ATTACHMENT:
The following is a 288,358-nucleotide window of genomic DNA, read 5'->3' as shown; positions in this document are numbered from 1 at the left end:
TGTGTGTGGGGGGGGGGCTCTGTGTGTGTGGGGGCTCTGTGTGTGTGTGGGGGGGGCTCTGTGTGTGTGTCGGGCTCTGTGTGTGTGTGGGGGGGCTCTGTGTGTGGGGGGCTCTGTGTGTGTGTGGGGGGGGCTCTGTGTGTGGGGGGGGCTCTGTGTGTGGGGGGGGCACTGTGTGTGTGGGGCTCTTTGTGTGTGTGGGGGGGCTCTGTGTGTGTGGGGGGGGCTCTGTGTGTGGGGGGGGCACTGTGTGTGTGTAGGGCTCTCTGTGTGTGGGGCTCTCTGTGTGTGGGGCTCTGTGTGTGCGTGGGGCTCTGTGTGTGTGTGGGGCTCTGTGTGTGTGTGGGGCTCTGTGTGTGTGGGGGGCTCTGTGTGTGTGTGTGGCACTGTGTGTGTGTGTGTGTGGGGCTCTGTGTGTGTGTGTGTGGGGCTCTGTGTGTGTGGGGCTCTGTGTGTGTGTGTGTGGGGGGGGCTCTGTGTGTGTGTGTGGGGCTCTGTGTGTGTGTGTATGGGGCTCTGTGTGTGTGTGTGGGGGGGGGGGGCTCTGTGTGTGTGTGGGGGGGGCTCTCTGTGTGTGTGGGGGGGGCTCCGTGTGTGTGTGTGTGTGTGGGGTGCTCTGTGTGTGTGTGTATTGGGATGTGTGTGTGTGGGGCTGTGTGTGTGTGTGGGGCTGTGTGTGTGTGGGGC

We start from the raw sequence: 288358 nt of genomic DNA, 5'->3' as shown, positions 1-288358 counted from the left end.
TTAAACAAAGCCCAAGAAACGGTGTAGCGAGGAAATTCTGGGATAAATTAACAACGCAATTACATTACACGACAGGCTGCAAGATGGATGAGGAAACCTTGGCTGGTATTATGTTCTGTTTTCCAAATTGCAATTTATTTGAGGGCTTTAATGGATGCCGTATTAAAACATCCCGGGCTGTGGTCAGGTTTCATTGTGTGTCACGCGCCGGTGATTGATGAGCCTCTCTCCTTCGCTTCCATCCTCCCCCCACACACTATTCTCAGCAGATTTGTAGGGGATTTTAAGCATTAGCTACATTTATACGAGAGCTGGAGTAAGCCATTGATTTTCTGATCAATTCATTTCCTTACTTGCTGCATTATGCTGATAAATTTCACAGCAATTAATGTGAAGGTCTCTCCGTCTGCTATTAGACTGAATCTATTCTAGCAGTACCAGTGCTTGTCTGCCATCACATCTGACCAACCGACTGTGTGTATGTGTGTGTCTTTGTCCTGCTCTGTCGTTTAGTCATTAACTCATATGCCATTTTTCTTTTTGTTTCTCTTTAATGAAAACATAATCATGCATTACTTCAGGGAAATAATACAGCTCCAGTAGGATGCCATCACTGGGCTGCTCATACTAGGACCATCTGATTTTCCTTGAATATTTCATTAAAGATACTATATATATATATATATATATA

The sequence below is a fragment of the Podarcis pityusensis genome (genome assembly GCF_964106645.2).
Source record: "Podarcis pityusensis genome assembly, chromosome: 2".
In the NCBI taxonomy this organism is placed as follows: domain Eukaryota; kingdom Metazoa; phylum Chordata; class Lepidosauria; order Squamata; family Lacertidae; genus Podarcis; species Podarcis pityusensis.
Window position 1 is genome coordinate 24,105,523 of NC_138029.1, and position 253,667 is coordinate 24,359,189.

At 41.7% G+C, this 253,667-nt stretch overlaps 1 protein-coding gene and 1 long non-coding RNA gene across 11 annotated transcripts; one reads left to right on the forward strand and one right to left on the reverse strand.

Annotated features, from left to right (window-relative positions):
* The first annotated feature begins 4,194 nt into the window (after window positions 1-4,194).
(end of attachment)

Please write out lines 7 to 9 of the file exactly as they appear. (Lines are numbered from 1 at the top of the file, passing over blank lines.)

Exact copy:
In the NCBI taxonomy this organism is placed as follows: domain Eukaryota; kingdom Metazoa; phylum Chordata; class Lepidosauria; order Squamata; family Lacertidae; genus Podarcis; species Podarcis pityusensis.
Window position 1 is genome coordinate 24,105,523 of NC_138029.1, and position 253,667 is coordinate 24,359,189.

At 41.7% G+C, this 253,667-nt stretch overlaps 1 protein-coding gene and 1 long non-coding RNA gene across 11 annotated transcripts; one reads left to right on the forward strand and one right to left on the reverse strand.